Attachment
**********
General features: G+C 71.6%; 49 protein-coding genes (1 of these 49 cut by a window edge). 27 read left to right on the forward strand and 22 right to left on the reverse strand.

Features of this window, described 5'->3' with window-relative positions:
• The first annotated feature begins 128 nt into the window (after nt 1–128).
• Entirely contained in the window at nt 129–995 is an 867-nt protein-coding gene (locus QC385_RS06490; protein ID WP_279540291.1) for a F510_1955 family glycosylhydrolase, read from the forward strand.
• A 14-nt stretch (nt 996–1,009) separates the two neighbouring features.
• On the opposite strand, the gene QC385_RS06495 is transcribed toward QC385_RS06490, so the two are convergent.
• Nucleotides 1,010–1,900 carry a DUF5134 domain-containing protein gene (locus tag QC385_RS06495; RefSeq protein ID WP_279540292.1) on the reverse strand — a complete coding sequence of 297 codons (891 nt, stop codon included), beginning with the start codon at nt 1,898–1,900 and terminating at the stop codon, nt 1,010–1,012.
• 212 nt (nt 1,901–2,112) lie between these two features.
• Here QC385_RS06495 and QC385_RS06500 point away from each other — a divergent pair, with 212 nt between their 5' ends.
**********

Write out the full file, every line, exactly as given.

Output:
General features: G+C 71.6%; 49 protein-coding genes (1 of these 49 cut by a window edge). 27 read left to right on the forward strand and 22 right to left on the reverse strand.

Features of this window, described 5'->3' with window-relative positions:
• The first annotated feature begins 128 nt into the window (after nt 1–128).
• Entirely contained in the window at nt 129–995 is an 867-nt protein-coding gene (locus QC385_RS06490; protein ID WP_279540291.1) for a F510_1955 family glycosylhydrolase, read from the forward strand.
• A 14-nt stretch (nt 996–1,009) separates the two neighbouring features.
• On the opposite strand, the gene QC385_RS06495 is transcribed toward QC385_RS06490, so the two are convergent.
• Nucleotides 1,010–1,900 carry a DUF5134 domain-containing protein gene (locus tag QC385_RS06495; RefSeq protein ID WP_279540292.1) on the reverse strand — a complete coding sequence of 297 codons (891 nt, stop codon included), beginning with the start codon at nt 1,898–1,900 and terminating at the stop codon, nt 1,010–1,012.
• 212 nt (nt 1,901–2,112) lie between these two features.
• Here QC385_RS06495 and QC385_RS06500 point away from each other — a divergent pair, with 212 nt between their 5' ends.